Guerrero, Victor Alfonso v. The State of Texas--Appeal from 180th District Court of Harris County

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Affirmed and Memorandum Opinion filed November 8, 2005

Affirmedand Memorandum Opinion filed November 8, 2005.

In The

Fourteenth Court of Appeals


NO. 14-04-00212-CR

NO. 14-04-00213-CR





On Appeal from the 180th Criminal District Court

Harris County, Texas

Trial Court Cause Nos. 928,445 & 930,908


Appellant, Victor Alfonso Guerroro, appeals his jury conviction of two separate counts of aggravated assault with a deadly weapon. A jury sentenced appellant to twenty years= confinement for each count. In his sole point of error, appellant argues the trial court erred in overruling his motion to suppress written statements admitted during the punishment phase of trial. We affirm.

Appellant filed a motion to suppress three written statements made to Houston police officers contending they were inadmissible because he did not knowingly, intelligently, and voluntarily waive his Miranda rights.[1] Specifically, appellant argues he was unable to waive these rights with full awareness of the nature and consequences of the waiver because he cannot read and write English, and he could not determine for himself the content of his statements before signing.

Houston police officers approached appellant while he was held on these charges at the Harris County Jail, intending to speak with him about three unsolved crimes. The officers read appellant his Miranda rights, determined he understood those rights, and obtained permission to speak with him about three unsolved cases. Unable to take a written statement at that time, two officers returned the next day. Appellant was again read his Miranda rights. Appellant indicated he understood these rights and agreed to talk with the officers. He then made three separate statements about crimes for which no charges were pending. One officer typed a summary of each of appellant=s statements. Appellant spoke with the officers in English and had no difficulty understanding their questions or communicating with them.[2] He told the officers that he could not read and write English very well. The interviewing officer, therefore, included the following at the end of each statement, before the signature line:

I have completed 9 years of school[[3]] and can not read and write the English language. My statement was read to me by Officer Young and it is true and correct to the best of my knowledge. I have given this statement to Officer D. E. Young of my own free will.

In total, appellant was admonished of his rights seven times that dayCat the outset of the interview, before each statement was typed by the interviewing officer, and again when appellant signed each statement before a notary.[4] As noted above, the rights read to and initialed by appellant on each statement are those set out in Article 38.22 of the Texas Code of Criminal Procedure. Each statement was read to appellant before he initialed corrections and signed them.[5] At no time did appellant invoke his rights or indicate he would be more comfortable speaking in Spanish. During his interview, which lasted from approximately 12:30 p.m. until 3:00 p.m., appellant never indicated he did not understand what was being said. Following a hearing on appellant=s motion to suppress these statements, the trial court found appellant received and understood his rights and that he freely and voluntarily waived his rights. Relying upon testimony from officers present at the interview, a tape recording and transcript of appellant speaking in English with a homicide investigator and magistrate judge, and competency and sanity examinations describing appellant as bilingual, the court found there was no communication problem between appellant and the officers. The court then ruled that each statement was freely and voluntarily given as a matter of law and fact, and subsequently allowed the statements into evidence at the punishment phase of trial.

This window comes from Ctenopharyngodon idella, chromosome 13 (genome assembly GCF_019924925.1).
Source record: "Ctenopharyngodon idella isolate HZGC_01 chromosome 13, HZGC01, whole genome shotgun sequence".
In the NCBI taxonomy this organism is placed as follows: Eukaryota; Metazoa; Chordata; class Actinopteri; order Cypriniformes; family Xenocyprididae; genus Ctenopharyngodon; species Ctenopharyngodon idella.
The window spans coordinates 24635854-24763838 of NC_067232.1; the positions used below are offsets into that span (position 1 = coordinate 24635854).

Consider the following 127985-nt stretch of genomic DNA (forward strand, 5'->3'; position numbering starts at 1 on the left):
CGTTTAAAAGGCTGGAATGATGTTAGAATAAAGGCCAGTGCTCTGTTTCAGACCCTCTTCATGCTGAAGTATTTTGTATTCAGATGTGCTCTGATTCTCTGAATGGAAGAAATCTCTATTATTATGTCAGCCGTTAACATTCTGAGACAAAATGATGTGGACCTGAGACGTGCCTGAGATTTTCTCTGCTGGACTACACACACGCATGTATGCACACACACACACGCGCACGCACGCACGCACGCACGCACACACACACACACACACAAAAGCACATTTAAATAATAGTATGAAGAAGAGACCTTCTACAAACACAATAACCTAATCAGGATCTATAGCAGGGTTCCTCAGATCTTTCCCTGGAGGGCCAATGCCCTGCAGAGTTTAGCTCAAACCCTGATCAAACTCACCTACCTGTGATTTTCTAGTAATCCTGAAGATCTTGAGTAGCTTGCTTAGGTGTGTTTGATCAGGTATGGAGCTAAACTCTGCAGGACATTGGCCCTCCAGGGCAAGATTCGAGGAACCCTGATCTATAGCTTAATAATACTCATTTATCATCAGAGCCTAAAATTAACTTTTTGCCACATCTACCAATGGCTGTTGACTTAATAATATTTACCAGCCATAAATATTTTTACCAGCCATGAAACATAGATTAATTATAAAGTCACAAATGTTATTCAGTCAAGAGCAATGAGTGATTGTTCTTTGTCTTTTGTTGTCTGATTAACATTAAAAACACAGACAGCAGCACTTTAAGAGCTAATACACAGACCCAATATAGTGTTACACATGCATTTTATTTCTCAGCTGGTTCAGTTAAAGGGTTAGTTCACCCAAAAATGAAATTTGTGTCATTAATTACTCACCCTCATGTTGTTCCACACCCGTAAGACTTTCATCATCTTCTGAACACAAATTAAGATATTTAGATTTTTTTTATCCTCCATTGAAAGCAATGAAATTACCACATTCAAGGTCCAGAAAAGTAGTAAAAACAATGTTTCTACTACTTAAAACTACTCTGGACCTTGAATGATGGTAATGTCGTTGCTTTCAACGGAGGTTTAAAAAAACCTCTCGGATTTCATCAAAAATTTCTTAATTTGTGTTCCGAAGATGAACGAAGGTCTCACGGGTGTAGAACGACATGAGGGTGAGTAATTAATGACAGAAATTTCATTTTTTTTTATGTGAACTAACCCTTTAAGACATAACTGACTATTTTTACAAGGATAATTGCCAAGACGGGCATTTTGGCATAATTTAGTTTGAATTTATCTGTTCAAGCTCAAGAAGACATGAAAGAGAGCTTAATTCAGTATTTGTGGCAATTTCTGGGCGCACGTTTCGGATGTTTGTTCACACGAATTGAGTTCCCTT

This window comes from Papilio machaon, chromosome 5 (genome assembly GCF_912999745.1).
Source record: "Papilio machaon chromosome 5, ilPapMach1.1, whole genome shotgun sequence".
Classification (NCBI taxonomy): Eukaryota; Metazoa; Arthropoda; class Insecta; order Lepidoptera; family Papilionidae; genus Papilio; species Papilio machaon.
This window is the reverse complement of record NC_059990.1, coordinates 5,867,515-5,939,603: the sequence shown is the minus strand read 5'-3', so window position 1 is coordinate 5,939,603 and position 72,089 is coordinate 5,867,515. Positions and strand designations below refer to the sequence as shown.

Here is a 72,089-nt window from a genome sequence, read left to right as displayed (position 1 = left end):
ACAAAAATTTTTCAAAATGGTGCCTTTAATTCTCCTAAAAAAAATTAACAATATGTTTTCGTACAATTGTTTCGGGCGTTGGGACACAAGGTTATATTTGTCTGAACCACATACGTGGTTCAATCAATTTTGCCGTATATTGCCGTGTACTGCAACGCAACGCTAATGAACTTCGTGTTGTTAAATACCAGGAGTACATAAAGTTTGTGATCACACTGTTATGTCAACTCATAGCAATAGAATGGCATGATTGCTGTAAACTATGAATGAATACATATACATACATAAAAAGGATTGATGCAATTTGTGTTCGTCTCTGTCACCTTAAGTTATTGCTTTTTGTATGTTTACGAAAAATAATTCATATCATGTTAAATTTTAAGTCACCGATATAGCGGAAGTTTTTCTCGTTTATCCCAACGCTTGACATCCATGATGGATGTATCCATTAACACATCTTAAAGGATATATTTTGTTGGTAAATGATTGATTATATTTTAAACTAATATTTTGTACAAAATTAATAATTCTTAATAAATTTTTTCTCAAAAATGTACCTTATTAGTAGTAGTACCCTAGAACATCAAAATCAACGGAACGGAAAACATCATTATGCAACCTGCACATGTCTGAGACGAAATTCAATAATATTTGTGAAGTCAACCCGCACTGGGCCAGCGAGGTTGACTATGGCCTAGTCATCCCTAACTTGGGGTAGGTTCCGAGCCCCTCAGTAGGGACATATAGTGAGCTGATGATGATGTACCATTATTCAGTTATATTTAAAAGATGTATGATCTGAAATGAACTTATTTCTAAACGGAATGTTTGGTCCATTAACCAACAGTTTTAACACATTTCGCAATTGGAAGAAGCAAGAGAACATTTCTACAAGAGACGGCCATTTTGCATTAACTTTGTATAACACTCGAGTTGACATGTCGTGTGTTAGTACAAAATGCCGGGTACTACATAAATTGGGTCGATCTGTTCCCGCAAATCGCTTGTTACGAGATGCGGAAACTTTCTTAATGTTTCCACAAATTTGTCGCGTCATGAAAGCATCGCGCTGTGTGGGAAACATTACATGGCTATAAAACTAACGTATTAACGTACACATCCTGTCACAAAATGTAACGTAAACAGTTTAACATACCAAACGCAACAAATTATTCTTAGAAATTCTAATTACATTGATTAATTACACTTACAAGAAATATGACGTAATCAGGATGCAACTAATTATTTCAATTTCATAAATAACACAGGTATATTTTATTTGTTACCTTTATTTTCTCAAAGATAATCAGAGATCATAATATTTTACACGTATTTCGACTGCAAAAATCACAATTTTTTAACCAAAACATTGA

Appellant contends his statements were not knowingly, intelligently, and voluntarily given because he cannot read and write English, and, therefore, the trial court erred in allowing his statements into evidence at the punishment phase of trial.[6] Appellant argues his illiteracy rendered him unable to fully understand the nature and consequences of his waiver, or to allow him to determine for himself the content of his statements before signing.